New Peruvian regulation on health care for transgender people generates negative reactions

The bulletin appeared without much fanfare in an official Peruvian government newspaper that publishes new laws and regulations. Peruvian health officials say they had no idea what response it would trigger.

They say they wanted to expand access to privately insured mental health care for transgender Peruvians. So the government decree included language classifying transgender identity as a “mental health issue.”

But when news of the regulation leaked, it sparked outrage among LGBTQ people and their advocates in the country.

Many critics said the rule was another blow in a country where gay marriage and civil unions are illegal; transgender identity is not legally recognized; there is no legislation that recognizes hate crimes; and trans-Peruvian people say they face widespread discrimination and violence.

“What they are doing is labeling an entire community as sick,” said Cristian González Cabrera, who researches LGBTQ rights in Latin America for Human Rights Watch.

But health officials said the anger and backlash were the result of a miscommunication and that they did not intend to offend trans people.

This month, the Peruvian government added seven diagnosis codes from the World Health Organization’s medical classification system to a list of conditions in Peru that must be covered by public and private insurance.

But the law used language from an outdated version of the WHO classification system that included “transsexualism” and “gender identity disorder” as “mental and behavioral disorders.”

A new version of the WHO system, which came into force in 2022, replaced those terms with “gender incongruence of adolescence and adulthood” and “gender incongruence of childhood” in a chapter titled “Conditions related to sexual health”.

The change, according to the WHO, was intended to reflect “current knowledge that trans and gender diverse identities are not conditions of poor mental health, and that classifying them as such can cause enormous stigma.”

Peruvian health officials said in an interview that they were aware of the WHO changes but were only now beginning the process of adopting and incorporating a new standard due to bureaucratic obstacles.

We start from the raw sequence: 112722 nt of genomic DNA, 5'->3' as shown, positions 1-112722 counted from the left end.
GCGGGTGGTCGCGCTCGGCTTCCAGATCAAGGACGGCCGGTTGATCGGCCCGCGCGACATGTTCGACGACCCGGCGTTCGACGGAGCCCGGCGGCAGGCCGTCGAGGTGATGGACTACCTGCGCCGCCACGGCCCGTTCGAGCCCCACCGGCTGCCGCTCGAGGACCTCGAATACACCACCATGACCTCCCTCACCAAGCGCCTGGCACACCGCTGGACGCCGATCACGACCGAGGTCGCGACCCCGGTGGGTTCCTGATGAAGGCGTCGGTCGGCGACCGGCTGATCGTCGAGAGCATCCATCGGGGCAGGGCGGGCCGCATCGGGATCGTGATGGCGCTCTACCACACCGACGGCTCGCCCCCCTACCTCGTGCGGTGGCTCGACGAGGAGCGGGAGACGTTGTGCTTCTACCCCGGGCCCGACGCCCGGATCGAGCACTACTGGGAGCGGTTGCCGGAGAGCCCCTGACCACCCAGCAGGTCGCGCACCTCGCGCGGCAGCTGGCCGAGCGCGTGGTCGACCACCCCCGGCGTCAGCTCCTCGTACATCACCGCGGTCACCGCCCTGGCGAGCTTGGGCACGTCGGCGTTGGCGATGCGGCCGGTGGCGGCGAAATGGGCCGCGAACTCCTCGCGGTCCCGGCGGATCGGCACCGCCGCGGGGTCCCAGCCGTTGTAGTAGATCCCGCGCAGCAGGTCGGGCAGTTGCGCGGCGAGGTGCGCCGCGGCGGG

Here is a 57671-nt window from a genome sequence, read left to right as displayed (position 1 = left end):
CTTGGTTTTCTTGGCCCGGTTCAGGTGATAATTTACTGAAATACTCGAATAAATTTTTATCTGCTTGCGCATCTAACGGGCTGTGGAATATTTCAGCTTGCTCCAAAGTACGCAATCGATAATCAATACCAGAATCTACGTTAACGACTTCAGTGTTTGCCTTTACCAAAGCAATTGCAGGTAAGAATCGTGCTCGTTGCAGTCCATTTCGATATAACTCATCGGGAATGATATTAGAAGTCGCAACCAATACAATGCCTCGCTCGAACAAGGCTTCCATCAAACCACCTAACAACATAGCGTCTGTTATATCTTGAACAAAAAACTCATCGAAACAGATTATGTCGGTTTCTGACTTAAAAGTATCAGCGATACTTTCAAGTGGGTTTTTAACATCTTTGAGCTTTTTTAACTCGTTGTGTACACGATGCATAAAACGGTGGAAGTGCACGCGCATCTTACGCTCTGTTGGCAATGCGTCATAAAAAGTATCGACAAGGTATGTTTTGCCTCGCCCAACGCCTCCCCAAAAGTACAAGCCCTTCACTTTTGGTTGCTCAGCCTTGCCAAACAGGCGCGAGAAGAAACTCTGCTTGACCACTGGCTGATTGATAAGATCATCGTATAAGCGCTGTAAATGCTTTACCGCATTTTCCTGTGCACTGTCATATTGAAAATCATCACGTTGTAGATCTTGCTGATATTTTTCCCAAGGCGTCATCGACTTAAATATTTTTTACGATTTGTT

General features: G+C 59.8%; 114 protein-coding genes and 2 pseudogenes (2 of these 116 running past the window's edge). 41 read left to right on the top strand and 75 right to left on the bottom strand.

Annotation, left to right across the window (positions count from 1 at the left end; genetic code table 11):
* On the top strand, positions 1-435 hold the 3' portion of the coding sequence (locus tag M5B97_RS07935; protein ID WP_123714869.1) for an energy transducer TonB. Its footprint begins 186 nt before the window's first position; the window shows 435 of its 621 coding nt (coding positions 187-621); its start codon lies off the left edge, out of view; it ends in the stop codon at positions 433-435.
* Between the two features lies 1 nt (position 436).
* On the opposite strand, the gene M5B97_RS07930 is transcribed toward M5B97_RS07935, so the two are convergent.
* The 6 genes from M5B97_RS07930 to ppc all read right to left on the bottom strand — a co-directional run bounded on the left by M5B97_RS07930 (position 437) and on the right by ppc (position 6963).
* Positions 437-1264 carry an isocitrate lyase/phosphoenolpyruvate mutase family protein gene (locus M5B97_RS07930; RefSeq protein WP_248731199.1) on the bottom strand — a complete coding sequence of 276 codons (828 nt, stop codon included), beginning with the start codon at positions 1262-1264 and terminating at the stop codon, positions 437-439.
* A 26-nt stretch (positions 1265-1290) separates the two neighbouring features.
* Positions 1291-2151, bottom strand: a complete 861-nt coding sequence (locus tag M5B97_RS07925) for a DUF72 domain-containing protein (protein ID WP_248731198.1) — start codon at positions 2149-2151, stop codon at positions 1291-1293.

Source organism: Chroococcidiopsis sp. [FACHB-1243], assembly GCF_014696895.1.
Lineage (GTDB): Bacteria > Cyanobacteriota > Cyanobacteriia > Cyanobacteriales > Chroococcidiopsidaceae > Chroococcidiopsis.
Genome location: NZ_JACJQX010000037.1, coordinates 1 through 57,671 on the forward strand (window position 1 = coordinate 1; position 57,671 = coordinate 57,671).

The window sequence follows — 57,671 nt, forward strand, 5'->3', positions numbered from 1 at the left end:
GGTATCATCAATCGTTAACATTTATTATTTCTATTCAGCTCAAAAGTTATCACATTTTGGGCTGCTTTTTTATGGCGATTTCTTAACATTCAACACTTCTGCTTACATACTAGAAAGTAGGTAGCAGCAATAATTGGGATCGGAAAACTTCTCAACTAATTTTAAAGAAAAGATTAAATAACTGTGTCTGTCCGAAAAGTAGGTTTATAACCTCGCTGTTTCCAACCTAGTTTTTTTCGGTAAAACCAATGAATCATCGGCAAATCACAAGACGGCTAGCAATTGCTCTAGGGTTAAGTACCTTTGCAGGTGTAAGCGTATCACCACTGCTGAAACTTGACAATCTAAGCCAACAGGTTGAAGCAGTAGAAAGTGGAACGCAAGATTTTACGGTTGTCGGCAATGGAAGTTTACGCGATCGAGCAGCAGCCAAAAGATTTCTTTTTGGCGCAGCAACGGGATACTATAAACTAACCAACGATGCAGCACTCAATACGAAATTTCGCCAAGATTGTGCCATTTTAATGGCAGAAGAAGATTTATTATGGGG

“It’s a path we’ve already started to travel,” said Henry Horna, communications director for Peru’s Health Ministry, although officials did not say how long the process would take. So, for now, the current classification is maintained.

Given the commotion, the ministry clarified in a statement that “gender and sexual diversity are not diseases” and that it rejects discrimination.

Dr. Carlos Alvarado, the ministry’s health insurance director, said the regulation was intended to make it easier for insurers to bill for treatment related to transgender identity.

“Honestly, we didn’t expect the reaction,” he said.

“The problem obviously arose from a misunderstanding of the meaning of the rule,” Horna said. “The rules are written in legal language, in cold language, in technical language.”

But Leyla Huerta, a trans activist, said access to private insurance is irrelevant for most trans Peruvians due to the discriminatory hiring practices of many private sector employers.

He said any benefits to the trans community were outweighed by the stigmatization of the language used in government regulation.

Classifying transgender people as mentally ill, activists and experts say, could open the door to promotion by some conservative groups of the widely discredited practice of conversion therapy, aimed at changing a person’s gender identity or sexual orientation. person.

But health officials took note of previous government guidelines that stated transgender identity was not a mental illness and discouraged conversion therapy.

The current controversy is just one of many fights to expand gay and transgender rights and health care in Latin America, a region with high levels of violence against LGBTQ people.

Still, even in that environment, Peru stands out because its legal system grants almost no rights to gay and transgender people, González said.

Same-sex marriage has been legal for years in other South American countries, such as Brazil, Colombia, Chile, Argentina and Ecuador. “Peru is far behind its South American neighbors,” González said.

The head of the Peruvian government’s human rights office, during his testimony last year before the country’s Congress, referred to homosexuality as “deformities that must be corrected.”

And last year, a trans woman who worked as a prostitute was kidnapped and shot 30 times on the streets of Lima, a murder that was captured on video. So far one person has been arrested, but no trial has yet taken place.

The Peruvian government does not collect data on acts of bias or violence against transgender people.

But a study published in 2021 by a Peruvian human rights group, Más Igualdad, found that among a sample of 323 LGBTQ Peruvians, 83 percent said they had experienced some type of verbal or physical abuse and 75 percent said they had been object of discrimination.

Más Igualdad president Alexandra Hernández, a psychologist, said she believed some Health Ministry officials had good intentions in issuing this rule, but did not consult with LGBTQ mental health experts.

“They say it was beneficial for us,” said Gianna Camacho García, a trans activist and journalist. “In reality, it was a minimal benefit compared to how much we have to lose in other areas or aspects of life by calling ourselves mentally ill.”

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